Kim Ji-young: Born 1982

A young woman questions the roles put upon her in Kim Do-young’s thoughtful drama.

“At times I’m happy. At other times I feel like I’m trapped.”

“Kim Ji-young’s life isn’t much different from the one I have lived,” says author Cho Nam-joo about the experiences faced by the titular character in her 2016 book. It’s no surprise, really. The experiences faced by our protagonist are nothing unusual, and not solely in Korea.

Jung Yu-mi is the titular Kim Ji-young, a former career woman in her 30s and currently – at least in the eyes of many in her family – happy housewife. However, Ji-young isn’t. Despite loving her husband and daughter, she’s dissatisfied with the traditional roles that have been forced upon her from never getting to rest at family gatherings to the assumed notions that she has to give up her career to look after her child. She looks for solace in her friends, most of which made a similar decision to her, as well as in her mother (Kim Mi-kyung) who dropped everything in her life to look after her three children. But with few options and lots of resistance from a world which wants nothing more than for her to stay in her place, Ji-young suffers a crisis of identity, and begins talking like her deceased grandmother.  

That last bit might sound a bit wackier (or considerably darker) than a drama like this would suggest, but in Yoo Young-ah’s screenplay (and, of course, Cho Nam-joo’s original novel), Ji-young is literally speaking not just for herself. It’s here – at this early stage in the film – that we know that this isn’t going to be a problem that’s unique to just her. Realism is key here: Kim Ji-young: Born 1982’s biggest strength is in its sincerity and its portrayal of characters as real, three-dimensional individuals.

Having little knowledge of the novel going in, I was convinced that the source material was autobiographical. Most of the characters act like real humans, which is something shockingly lacking in a lot of cinema and the drama comes from a place of honesty and realism. Her husband Dae-hyun (Gong Yoo) is a progressive individual (relative to the standard set for men by the plot, that is) but even he has hangups about “out of the ordinary” situations, such as him taking paternity leave to help his wife with her own goals.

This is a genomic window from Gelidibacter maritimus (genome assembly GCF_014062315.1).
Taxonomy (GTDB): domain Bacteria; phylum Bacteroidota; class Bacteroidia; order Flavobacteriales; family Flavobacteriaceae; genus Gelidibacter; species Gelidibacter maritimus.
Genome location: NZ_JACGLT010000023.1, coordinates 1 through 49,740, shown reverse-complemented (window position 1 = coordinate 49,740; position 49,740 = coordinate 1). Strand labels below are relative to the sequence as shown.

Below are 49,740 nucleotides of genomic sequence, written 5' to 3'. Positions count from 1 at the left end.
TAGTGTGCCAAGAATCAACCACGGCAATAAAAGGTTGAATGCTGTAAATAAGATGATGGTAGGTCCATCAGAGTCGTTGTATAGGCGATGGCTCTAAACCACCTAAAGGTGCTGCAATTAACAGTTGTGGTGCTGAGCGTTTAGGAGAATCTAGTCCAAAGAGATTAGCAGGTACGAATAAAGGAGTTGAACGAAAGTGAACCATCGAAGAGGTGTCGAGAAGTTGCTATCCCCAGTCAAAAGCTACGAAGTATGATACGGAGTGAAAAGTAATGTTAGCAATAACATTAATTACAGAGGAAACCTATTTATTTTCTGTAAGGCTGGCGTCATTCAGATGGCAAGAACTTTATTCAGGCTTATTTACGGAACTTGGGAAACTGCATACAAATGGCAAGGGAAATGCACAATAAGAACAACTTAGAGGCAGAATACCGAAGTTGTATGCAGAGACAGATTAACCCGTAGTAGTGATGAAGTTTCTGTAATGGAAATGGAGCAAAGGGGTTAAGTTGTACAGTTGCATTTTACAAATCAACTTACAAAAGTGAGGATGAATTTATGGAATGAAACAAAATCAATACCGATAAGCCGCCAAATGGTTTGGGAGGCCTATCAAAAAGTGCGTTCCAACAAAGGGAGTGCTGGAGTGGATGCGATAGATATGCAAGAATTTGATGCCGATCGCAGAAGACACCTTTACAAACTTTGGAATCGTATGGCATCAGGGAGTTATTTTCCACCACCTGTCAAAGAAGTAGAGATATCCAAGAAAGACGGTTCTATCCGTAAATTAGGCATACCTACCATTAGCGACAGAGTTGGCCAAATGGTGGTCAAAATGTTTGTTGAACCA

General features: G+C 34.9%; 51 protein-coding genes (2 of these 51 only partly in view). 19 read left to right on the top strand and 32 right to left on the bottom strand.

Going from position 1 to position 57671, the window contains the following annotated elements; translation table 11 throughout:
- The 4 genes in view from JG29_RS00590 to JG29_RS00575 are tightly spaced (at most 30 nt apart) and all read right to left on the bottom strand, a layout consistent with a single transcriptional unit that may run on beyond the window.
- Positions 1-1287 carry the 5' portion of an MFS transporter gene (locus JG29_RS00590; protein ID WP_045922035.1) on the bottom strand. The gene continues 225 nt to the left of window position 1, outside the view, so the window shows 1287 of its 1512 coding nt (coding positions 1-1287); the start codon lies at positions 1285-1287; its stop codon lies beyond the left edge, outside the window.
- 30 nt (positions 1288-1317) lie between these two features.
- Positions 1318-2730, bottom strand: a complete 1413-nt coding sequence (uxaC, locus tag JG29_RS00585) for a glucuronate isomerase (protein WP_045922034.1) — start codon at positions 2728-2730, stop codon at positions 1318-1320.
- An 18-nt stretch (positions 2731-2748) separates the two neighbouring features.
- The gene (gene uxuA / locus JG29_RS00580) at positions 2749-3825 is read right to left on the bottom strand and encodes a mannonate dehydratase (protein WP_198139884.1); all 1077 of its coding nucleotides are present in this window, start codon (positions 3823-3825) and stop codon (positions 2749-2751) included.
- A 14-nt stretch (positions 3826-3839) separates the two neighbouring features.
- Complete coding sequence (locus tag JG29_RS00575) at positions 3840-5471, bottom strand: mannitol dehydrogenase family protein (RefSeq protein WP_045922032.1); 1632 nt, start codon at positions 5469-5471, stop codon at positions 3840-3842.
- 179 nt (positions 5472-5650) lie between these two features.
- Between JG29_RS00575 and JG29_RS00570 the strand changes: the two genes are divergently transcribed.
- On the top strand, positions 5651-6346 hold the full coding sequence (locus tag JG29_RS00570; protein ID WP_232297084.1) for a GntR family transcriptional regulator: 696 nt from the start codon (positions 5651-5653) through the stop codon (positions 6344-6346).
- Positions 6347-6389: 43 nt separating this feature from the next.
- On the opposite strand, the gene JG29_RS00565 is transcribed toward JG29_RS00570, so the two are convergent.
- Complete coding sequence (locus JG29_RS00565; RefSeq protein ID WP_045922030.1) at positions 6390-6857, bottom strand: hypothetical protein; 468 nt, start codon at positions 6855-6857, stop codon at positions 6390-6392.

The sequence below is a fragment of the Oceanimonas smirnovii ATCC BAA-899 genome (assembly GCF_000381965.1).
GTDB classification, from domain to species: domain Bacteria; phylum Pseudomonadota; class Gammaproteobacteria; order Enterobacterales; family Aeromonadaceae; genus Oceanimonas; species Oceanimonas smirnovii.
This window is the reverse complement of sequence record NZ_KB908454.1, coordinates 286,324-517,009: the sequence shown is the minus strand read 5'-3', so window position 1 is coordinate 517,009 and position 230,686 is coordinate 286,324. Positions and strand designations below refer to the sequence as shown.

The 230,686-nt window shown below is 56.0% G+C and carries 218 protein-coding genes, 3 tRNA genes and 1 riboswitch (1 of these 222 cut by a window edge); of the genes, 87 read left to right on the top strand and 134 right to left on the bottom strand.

But it’s not entirely on him. He’s trying, but the system seems purpose-built to block Ji-young at every possibility. Dae-hyun’s coworkers talk about women, parenthood and the idea of paternity leave with the sort of dismissive attitude that isn’t jarring to anyone in the film because it’s the norm. It’s Ji-young and her sister who are easily the hardest workers but it’s the younger brother who gets all the perks, simply by nature of being his father’s son.

It never outright, explicitly says that the system is the problem but the film also makes it clear that these problems, so deeply entrenched in all of society, are going to take some work from everyone to be cleared up and thankfully there seems to be some optimism near the end. Ji-young’s father is definitely slow to learn, and it seems to take his wife breaking down in tears to pick up a thing or two but the emphasis isn’t on his generation anyway. It’s on his daughters and the lessons they’ll teach their own kids. Ji-young eventually does fight against the years of bullshit she’s been told and starts to do things her own way and even younger brother Ji-seok begins to show a better attitude.

Kim Ji-young: Born 1982 has a lot to say about the sexism that still permeates much of Korea’s day to day life, sometimes to the detriment of its own filmmaking. Occasionally, the pacing slows drastically, which is likely a case of a book adaptation not being adapted enough. It was one of my only gripes with The Handmaiden and is present here as well. This isn’t enough to detract from the great performances and simplistic, effective storytelling and you’ll only really start to feel it once the film’s wrapping up anyway, but it’s definitely a movie that could have benefitted from some slightly tighter editing. Nevertheless, Kim Ji-young: Born 1982 is able to capture genuine sentiment and works as a straightforward drama but even more as a piece of powerful feminist (semi-) fiction.

Verdict: Thanks to a solid story and its commitment to realism, Kim Ji-young: Born 1982 is able to deftly deliver a strong message while never feeling forced.


Overall entertainment: 7.5/10
Violence: 0/10
Sex: 0/10
Systematic sexism: 8/10
Coffee shop jerks: Possibly just a tad cartoony
Endings: About as many as Return of the King

Kim Ji-young: Born 1982 (2019)
Also known as: 82년생 김지영; (82 Nyeonsaeng Gim Jiyeong)
Korean

Director Kim Do-young
Writers: Yoo Young-ah (screenplay), Cho Nam-joo (novel)

CAST

Jung Yu-mi – Kim Ji-young
Gong Yoo – Jung Dae-hyun
Kim Mi-kyung – Mi-sook
Gong Min-jung – Eun-young
Park Sung-yeon – Eun-sil
Lee Bong-ryun – Hye-soo

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